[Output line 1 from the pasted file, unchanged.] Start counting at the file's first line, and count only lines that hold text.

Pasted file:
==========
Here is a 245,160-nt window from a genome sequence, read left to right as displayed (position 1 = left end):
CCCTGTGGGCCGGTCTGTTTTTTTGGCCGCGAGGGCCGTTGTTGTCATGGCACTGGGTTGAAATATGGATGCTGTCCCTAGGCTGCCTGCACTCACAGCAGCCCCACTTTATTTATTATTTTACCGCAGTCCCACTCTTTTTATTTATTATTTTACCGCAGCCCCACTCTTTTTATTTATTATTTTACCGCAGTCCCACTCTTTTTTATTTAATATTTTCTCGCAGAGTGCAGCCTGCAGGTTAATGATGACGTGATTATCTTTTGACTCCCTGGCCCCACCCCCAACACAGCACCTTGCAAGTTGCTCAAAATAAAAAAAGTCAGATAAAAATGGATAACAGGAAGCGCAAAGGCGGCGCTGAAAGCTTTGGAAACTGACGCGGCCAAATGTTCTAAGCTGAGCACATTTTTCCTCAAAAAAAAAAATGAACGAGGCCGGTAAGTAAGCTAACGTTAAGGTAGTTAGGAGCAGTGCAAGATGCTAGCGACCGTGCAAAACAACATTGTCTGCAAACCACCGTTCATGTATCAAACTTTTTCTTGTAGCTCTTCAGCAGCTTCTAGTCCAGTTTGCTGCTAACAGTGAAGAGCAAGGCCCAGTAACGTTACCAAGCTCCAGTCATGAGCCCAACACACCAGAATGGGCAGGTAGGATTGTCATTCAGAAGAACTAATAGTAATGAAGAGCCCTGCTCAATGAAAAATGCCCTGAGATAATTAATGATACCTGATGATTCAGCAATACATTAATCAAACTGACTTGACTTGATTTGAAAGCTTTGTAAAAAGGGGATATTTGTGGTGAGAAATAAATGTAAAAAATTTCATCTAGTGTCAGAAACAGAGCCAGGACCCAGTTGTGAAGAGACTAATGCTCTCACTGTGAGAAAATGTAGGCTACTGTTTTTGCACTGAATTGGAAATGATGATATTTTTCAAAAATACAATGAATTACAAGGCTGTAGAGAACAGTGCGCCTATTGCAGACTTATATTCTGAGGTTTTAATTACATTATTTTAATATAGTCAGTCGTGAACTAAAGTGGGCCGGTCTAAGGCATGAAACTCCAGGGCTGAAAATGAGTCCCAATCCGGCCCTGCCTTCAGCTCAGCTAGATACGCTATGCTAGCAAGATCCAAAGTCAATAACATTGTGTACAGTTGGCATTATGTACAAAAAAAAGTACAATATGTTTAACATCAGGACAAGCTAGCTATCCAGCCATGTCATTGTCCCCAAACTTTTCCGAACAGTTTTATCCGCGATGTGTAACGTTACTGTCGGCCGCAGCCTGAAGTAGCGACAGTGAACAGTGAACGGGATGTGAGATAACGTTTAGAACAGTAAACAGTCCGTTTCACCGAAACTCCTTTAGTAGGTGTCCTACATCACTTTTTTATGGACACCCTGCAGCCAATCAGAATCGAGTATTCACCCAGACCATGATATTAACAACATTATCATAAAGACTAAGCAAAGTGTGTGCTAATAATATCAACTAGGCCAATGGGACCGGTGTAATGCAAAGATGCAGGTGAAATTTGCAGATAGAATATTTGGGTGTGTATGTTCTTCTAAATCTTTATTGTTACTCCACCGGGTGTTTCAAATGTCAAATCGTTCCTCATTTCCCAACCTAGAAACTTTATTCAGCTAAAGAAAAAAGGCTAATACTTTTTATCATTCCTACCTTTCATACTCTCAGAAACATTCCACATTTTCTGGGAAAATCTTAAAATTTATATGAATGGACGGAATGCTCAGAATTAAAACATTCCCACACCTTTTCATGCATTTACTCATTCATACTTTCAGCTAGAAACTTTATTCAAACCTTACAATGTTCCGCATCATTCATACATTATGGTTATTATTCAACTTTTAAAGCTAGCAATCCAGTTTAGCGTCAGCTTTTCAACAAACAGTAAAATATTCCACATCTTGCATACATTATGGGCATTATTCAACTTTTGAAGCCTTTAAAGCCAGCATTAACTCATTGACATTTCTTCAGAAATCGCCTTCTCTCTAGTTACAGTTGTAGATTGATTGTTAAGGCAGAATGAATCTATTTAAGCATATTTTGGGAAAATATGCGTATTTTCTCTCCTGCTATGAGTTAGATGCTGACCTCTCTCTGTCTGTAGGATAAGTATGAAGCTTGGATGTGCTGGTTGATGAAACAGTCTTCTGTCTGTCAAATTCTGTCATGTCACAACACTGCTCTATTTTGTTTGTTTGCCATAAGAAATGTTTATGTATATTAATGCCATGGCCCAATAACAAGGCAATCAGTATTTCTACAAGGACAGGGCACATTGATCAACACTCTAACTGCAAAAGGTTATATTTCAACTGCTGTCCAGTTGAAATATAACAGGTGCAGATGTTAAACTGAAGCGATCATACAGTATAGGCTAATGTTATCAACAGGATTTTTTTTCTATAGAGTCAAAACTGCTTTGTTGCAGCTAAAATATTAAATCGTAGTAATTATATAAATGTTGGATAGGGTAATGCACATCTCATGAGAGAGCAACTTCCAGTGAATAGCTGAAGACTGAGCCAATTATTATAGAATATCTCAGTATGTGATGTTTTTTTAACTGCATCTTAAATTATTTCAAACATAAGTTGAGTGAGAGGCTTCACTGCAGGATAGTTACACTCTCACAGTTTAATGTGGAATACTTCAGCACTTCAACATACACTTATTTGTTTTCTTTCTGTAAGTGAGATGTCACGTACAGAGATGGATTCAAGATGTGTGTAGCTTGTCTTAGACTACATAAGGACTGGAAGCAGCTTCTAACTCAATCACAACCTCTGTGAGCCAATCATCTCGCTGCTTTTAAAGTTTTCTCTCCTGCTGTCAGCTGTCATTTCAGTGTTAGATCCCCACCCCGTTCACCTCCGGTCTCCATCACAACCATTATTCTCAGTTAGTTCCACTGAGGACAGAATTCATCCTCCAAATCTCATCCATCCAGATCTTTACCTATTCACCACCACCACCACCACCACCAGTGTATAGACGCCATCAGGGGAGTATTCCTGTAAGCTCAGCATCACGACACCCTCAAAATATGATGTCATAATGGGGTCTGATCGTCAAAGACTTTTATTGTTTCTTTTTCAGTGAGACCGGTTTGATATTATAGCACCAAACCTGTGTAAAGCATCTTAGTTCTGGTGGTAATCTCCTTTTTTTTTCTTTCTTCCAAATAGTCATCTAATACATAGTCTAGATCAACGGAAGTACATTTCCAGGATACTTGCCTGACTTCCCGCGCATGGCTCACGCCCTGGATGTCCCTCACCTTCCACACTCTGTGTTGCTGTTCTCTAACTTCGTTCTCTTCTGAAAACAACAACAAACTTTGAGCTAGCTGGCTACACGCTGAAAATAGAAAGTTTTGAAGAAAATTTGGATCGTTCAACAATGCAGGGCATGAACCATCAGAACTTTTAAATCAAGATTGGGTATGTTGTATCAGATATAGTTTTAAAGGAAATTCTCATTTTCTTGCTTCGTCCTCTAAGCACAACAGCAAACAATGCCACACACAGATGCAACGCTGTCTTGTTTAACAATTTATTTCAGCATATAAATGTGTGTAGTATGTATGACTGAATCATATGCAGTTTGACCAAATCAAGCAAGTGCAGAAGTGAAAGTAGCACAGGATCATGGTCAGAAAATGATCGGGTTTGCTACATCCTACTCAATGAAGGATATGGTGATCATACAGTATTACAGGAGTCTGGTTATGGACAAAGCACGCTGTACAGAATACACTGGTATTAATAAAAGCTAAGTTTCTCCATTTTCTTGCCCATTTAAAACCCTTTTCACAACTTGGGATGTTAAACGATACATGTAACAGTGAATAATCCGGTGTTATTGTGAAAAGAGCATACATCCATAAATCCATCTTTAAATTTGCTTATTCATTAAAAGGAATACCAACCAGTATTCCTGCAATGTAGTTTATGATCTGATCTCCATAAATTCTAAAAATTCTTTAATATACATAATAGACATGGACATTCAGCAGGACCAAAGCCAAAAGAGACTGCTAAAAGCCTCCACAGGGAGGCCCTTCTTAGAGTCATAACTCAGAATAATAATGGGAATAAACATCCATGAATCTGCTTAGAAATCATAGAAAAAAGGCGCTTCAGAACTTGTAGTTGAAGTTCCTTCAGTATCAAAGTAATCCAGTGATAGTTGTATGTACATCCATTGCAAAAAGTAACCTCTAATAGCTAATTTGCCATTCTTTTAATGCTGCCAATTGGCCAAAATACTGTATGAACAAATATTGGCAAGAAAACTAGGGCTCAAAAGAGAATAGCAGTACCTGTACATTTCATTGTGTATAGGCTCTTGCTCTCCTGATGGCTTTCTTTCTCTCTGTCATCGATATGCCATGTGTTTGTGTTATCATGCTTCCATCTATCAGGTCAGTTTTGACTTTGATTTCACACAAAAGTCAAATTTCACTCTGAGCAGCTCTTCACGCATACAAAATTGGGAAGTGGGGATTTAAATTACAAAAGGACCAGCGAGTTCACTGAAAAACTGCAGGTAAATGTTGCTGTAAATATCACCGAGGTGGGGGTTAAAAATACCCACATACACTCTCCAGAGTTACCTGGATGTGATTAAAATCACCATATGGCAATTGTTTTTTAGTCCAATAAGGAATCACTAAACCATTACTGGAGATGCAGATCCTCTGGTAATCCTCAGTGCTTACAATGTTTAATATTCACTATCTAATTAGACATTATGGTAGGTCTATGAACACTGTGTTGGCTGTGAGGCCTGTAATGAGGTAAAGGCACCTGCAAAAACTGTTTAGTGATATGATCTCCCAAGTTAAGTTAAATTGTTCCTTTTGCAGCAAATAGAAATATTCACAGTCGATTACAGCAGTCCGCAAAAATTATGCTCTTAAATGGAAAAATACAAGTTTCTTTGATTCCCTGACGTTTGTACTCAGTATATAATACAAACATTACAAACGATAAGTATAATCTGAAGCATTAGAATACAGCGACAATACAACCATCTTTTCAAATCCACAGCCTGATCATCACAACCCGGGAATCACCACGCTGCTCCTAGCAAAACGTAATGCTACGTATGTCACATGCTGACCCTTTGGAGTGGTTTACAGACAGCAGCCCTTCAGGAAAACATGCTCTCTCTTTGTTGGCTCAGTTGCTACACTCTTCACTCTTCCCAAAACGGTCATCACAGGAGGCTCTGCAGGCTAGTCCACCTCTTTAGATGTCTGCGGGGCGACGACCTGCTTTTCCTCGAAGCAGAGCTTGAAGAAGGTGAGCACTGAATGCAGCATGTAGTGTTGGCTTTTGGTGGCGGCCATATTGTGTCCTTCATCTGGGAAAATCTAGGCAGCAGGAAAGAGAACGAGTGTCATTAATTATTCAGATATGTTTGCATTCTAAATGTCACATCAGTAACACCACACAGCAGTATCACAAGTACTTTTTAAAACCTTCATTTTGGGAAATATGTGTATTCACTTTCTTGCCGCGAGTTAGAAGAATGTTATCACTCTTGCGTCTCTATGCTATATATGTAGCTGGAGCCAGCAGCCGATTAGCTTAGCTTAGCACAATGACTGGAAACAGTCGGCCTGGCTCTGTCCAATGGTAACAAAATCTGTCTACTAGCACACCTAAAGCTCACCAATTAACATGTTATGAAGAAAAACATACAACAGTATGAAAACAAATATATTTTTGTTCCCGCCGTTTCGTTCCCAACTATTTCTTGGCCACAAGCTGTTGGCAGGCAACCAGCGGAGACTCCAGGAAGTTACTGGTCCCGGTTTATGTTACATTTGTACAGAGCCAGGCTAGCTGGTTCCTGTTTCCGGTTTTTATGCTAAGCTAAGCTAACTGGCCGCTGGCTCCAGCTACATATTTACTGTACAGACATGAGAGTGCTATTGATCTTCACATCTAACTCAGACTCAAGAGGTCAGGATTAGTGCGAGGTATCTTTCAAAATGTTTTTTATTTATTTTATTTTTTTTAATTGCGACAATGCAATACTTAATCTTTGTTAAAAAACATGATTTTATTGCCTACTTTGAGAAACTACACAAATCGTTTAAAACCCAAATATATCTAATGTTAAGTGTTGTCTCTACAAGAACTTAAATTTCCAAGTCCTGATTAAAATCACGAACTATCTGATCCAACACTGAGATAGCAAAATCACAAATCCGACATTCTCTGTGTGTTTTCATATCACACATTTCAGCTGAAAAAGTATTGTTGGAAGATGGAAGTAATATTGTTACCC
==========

Here is a 245,160-nt window from a genome sequence, read left to right as displayed (position 1 = left end):